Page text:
Archaeological investigations have been undertaken at Crossrail and London Underground worksites at Tottenham Court Road to better understand how west London has developed over the centuries.
On the western site at Dean Street, excavations revealed fragments of Roman pottery and 17th century artefacts, including a clay pipe, some pottery and bricks. The remains of a brick building were also found; this building might have been one of the original structures lining Great Chapel Street – believe to have been an earlier thoroughfare called Parkers Lane.
A second major phase of brick building was discovered dating from the mid-late 18th century. Two structures were identified as the possible remains of the cellars. The position of these demonstrates that the ground level was raised in the area as a result of soils cleared for buildings being redeposited in roadways and backyards.
Today, the ground level in Great Chapel Street is approximately three metres higher than it was in the 17th century. Examples of domestic waste were found on the site; these will be studied to understand the lifestyle and social status of the occupants who lived on the site hundreds of years ago.
On the eastern site at Goslett Yard, the investigations found evidence of 17th century structures, with further phases of building development in the 18th, 19th and early 20th centuries. Of particular interest was a vaulted chamber; this was believed to be a cistern which had been filled with a significant collection of ceramic and glass vessels (approx 2.7 tonnes of ceramics) when the structure went out of use. These are associated with the Victorian company, Crosse and Blackwell, which is known to have occupied the site until the 1920s.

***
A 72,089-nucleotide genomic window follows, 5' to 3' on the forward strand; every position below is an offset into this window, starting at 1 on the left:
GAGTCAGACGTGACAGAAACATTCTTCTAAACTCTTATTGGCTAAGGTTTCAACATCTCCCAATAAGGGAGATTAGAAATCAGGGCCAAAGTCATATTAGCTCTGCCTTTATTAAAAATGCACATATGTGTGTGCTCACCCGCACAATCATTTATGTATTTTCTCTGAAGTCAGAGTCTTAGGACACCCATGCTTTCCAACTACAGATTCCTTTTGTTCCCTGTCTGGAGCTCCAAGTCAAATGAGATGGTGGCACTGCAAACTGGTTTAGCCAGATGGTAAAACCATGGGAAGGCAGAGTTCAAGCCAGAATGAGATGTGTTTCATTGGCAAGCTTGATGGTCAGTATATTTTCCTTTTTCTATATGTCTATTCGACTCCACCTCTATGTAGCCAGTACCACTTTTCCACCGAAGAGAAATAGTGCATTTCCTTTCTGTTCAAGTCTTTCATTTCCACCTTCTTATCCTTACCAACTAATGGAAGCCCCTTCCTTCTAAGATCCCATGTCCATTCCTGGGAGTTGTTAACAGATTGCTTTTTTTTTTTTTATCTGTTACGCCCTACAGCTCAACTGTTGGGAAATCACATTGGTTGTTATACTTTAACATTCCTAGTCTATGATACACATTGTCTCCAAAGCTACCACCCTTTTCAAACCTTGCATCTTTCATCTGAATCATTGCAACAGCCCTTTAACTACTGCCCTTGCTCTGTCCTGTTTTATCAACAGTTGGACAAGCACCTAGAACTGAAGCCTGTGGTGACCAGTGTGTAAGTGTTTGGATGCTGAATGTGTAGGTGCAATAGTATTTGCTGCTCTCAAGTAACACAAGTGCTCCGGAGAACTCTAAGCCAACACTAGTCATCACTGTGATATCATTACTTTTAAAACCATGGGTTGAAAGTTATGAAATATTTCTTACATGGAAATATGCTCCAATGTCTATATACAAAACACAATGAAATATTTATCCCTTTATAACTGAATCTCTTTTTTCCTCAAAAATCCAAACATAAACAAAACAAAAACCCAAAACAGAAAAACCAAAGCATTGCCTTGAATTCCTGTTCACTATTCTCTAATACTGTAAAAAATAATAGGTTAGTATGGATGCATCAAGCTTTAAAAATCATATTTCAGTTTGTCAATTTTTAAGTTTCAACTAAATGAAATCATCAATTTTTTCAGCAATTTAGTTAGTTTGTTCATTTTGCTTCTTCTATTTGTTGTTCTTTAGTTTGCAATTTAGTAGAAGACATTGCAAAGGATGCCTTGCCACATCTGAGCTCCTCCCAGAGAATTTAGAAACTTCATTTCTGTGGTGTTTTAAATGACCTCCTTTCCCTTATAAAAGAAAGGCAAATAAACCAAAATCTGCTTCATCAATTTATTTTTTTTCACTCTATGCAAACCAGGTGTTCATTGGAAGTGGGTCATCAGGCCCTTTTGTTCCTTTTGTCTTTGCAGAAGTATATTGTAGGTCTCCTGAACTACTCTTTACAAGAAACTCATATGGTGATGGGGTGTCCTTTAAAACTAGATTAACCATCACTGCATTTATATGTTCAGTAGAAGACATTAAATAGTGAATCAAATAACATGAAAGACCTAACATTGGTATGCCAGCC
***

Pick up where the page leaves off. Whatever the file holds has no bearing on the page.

Some of the adjacent historic buildings that have been recorded can be shown to have originated as part of the Crosse and Blackwell industrial complex on the site. Other artefacts and structures found include a circular brick-lined pit and a brass plate for J&E Hall Ltd, a company established in Dartford inthe 18th century who were pioneers of early refrigeration equipment.
Everything found during the investigation has been recorded and some articles preserved to increase the wealth of knowledge of London’s history.